These are stark and sobering statistics, but they are not immutable. For example, the latter 18 percent figure is with traditional therapies, but the survival rate for people with metastatic melanoma has increased to 69 percent with combined immunotherapies now being offered at certain NCI-designated centers, such as Moores Cancer Center.
• Treatment advances
In recent years, treatment options for melanoma have expanded across the entire spectrum of this disease and new ones have emerged. There has been progress. It begins, appropriately, with advances in detection. Dermascopy employs a high-powered microscope to non-invasively examine lesions and other spots on the skin, boosting the accuracy of diagnoses without requiring multiple biopsies. CT scans can be used to look at internal soft tissues and organs, including assessing whether lymph nodes are enlarged, a possible sign of spreading melanoma. Genetic testing can add further information about a patient's risk of melanoma or help inform doctors about how best to proceed with treatment.
Surgery and radiation remain the most effective treatments when appropriate. If a melanoma is more advanced or has spread, adjuvant therapies may be required. Immunotherapy stimulates the body's natural immune response, to help it do the work of unmasking and killing cancer cells. As with other forms of cancer, there are new and developing immunotherapies for melanoma.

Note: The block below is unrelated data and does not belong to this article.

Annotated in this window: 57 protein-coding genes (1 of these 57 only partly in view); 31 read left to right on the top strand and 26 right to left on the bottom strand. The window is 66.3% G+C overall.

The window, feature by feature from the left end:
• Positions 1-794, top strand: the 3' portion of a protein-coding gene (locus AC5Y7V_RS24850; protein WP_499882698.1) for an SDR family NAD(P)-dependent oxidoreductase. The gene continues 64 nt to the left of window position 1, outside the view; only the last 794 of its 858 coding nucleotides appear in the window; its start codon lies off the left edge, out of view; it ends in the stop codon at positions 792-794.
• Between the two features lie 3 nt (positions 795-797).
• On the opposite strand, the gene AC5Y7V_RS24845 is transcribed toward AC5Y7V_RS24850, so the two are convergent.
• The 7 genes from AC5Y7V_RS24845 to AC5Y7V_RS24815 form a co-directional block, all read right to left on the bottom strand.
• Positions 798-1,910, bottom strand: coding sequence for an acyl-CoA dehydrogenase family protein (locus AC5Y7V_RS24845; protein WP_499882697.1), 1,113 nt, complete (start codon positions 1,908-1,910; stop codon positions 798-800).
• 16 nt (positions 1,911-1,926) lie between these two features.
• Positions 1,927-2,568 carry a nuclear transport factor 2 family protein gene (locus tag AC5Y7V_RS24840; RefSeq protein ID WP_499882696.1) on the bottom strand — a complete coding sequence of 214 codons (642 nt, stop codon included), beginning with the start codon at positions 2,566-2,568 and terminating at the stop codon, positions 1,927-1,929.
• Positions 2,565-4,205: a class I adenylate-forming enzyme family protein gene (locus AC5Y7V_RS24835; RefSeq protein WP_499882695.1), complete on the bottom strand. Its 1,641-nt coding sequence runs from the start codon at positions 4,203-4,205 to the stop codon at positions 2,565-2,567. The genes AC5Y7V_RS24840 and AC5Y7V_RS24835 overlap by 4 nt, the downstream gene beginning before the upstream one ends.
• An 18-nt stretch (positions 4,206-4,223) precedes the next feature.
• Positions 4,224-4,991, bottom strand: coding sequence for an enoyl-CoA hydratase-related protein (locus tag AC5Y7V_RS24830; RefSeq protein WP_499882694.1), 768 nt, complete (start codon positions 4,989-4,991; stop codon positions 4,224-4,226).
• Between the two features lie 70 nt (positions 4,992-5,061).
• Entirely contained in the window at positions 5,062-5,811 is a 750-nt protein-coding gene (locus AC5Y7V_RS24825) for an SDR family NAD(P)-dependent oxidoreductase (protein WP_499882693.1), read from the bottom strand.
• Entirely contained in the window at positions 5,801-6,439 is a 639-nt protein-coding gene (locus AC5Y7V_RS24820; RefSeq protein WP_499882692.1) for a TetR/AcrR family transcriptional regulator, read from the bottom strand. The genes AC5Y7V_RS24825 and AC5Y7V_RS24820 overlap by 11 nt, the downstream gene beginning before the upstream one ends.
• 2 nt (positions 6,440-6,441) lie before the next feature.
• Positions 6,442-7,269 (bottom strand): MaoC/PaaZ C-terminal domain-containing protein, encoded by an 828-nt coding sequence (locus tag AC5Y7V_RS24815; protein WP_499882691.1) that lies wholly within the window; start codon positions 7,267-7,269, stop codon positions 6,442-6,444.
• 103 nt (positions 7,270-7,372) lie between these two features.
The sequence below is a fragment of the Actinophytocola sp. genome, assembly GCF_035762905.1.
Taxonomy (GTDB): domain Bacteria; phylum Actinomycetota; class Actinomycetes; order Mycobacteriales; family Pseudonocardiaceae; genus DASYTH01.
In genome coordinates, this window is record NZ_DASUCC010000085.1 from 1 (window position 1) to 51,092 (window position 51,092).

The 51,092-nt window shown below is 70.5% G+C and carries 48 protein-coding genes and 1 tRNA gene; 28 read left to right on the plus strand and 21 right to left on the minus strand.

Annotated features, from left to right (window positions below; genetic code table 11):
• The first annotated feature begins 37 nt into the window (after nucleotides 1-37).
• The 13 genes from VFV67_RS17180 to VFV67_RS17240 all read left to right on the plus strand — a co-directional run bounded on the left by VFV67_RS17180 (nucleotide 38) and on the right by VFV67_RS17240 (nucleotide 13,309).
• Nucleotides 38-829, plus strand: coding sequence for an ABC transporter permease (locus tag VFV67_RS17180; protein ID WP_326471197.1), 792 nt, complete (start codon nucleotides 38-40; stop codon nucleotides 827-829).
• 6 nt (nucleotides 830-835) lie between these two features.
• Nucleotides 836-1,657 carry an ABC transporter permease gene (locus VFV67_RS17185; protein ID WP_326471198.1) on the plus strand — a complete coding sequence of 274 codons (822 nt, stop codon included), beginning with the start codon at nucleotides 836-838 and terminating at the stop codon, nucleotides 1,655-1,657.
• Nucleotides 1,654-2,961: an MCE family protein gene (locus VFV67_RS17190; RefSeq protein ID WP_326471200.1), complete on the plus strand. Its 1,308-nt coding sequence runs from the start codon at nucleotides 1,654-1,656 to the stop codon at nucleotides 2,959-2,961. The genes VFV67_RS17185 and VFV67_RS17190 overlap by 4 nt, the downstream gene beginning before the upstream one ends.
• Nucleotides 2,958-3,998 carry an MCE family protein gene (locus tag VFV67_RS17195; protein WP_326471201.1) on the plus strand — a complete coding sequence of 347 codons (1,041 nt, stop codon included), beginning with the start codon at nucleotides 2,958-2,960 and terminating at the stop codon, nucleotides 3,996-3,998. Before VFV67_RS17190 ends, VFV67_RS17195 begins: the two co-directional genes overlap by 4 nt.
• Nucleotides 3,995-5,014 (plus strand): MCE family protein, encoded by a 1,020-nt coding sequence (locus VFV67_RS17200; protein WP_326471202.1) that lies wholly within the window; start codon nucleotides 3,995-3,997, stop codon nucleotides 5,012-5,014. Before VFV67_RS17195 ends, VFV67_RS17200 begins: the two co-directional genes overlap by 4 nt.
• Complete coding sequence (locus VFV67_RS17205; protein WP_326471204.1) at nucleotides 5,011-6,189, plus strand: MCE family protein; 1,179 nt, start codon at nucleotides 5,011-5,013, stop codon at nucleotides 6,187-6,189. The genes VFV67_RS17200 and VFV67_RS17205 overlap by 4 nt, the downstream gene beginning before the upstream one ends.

Several immune checkpoint inhibitors that block different proteins on immune cells have been approved by the FDA and are game-changers for some patients with advanced melanoma. Therapies based upon interferons, a group of signaling proteins involved in triggering a general protective immune response, can be used to delay the recurrence of melanoma in certain settings, such as tumors with ulceration.
Patients undergoing immune therapy can have serious side effects and need to be monitored closely during treatment. Newer immunotherapies are in the offing. Many are still in clinical trials, but with promising results. Indeed, Greg Daniels, M.D., Ph.D., a medical oncologist and professor of medicine at Moores Cancer Center who specializes in melanoma and immunotherapies, is principal investigator on four on-going trials.